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Wednesday, August 20, 2008

Shawn Johnson performs like the golden girl

Shawn Johnson performs like the golden girl that she is:Joe Posnanski

Jerry Seinfeld always says that the silver medal at the Olympics has to be the worst one. Think about this: If you win gold, you feel good, obviously. And if you win the bronze medal, hey, you finished third, and you still get a nice parting gift, something like the home version of the Olympics.

But, as Seinfeld says, “When you win that silver, it’s like, ’Congratulations, you almost won. Of all the losers, you came in first of that group. You’re the number one loser.”

That sounds harsh, maybe, but the Olympics can be harsh and not only for professional comedians. It was at the Olympics where a reporter asked the Moroccan runner Hiram El Guerrouj, “How does it feel to let down 30 million people?” It was at the Olympics that an athlete, a weightlifter I believe, was presented with the more direct query: “You’re a national disgrace. Please respond.”

It was at the Olympics where Lindsey Jacobellis’ was hounded after her hot-dogging near the finish cost her gold. “I won silver, isn’t that pretty good?” she pleaded through tears after the race.

This was the background Tuesday evening as gymnast Shawn Johnson prepared for her favorite event, the balance beam. See, Johnson had won three silver medals at these Olympics. That was it. Three silvers. She said that this did not bother her. She said that the silver medals meant the world to her — she worked so hard for them. She insisted that she would not trade any of them for gold.

It’s worth pointing out here that Shawn Johnson is a 16-year-old girl from Iowa, so really this makes good sense. In my experience, Iowans are some of the nicest and most unassuming folk you will find anywhere. Iowans are the sort of people who may cheer an opponent’s good play at a game. Iowans are the sort of people who would not trade hard-earned silver even for gold.

Still, while Johnson put on a positive face, it’s likely that the three silver medals thing was bothering her a little more than she was letting on. She was, after all, defending world champion. Her roommate and gymnastics teammate Nastia Liukin, who edged out Johnson for the all-around gold medal, said plainly: “Three silvers is hard.” And it is hard, especially because gymnastics is a judged sport, and the judging can be vague and wildly inconsistent. Second place in gymnastics can be tough to live with.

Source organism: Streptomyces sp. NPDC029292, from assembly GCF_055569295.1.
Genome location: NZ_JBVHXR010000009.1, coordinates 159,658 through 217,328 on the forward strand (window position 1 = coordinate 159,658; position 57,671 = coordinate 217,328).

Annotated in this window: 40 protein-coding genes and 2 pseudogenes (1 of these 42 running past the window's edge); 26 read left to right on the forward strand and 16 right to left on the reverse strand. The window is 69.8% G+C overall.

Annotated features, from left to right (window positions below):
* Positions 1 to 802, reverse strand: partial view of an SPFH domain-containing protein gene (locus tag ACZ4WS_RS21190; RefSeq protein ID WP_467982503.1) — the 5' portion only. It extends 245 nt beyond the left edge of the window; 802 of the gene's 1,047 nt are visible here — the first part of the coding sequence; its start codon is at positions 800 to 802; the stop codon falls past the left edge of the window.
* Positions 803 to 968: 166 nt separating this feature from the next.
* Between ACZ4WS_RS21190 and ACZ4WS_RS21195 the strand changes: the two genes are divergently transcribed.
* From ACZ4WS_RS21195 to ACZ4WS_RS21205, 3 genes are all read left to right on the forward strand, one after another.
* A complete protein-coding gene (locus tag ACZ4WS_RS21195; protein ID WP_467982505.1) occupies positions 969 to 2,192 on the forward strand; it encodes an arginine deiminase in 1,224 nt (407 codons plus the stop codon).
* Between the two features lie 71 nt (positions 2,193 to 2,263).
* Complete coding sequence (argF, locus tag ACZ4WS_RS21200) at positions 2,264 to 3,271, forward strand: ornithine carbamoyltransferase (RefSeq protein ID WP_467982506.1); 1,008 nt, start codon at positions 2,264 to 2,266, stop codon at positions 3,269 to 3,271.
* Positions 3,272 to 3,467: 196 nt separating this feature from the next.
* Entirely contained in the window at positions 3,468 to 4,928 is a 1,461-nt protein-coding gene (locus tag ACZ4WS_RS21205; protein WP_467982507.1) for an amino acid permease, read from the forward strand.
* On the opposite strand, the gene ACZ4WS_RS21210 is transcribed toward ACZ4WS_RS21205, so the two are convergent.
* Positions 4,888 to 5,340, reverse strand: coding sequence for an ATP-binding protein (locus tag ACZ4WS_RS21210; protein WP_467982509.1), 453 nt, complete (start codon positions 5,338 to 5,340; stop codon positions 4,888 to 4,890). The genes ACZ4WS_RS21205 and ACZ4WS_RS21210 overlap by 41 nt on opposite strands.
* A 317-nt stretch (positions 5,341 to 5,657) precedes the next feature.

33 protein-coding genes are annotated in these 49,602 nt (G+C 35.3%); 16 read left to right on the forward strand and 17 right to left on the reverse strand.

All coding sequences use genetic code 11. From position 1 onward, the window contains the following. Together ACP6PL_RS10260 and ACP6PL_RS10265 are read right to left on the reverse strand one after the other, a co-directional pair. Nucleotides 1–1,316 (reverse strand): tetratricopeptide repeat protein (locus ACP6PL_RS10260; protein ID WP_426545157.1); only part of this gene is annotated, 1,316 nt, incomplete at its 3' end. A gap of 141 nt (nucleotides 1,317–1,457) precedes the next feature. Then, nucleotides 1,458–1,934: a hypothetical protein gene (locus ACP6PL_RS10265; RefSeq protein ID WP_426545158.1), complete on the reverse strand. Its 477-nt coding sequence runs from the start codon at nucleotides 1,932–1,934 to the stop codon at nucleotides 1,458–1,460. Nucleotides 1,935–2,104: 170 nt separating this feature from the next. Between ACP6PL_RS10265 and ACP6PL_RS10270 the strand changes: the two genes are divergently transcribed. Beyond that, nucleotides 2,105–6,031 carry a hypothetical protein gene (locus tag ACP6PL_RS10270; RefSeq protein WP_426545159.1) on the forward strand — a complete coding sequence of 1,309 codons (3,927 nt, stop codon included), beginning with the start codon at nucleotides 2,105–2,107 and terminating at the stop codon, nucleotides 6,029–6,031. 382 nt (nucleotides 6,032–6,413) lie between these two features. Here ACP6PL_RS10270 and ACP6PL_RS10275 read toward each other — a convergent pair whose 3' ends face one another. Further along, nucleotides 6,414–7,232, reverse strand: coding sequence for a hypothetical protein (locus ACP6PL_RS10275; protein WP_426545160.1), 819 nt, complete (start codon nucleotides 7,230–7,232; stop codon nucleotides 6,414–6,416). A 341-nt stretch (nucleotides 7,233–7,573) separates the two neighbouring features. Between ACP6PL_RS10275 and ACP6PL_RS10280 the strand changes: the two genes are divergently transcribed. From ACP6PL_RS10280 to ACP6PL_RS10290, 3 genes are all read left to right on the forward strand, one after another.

Maybe that sort of pressure played a part in Johnson feeling sick on Tuesday before the competition. She said her head hurt. Her stomach hurt. She felt nervous and uneasy. She thought it was probably because of exhaustion. Whatever it was, though, Johnson ran through her routine on the balance beam, her favorite event, but it felt all wrong. She made basic mistakes, the kind she had long outgrown. She practiced again, and she made more of the same mistakes. She was not quite sure what was happening to her.

“Stop,” her coach Liang Chow ordered. Chow has been her coach for a long time. He had grown up in the Chinese sports system — he left home when he was 10 in order to become a champion gymnast — and then he somehow ended up in Iowa. And after thinking about it, he decided that the most important thing for great athletes was finding balance in their lives. He told Johnson to stop practice and to rest, clear her head, forget the pressure, forget all about the judges and scores and medals. Just perform.

This made sense to Johnson. This was her last competition, the last time she would get to do her thing at the Olympics, she did not want to waste it. She warmed up again, and again, and again — she took seven trial runs — and then she felt ready.

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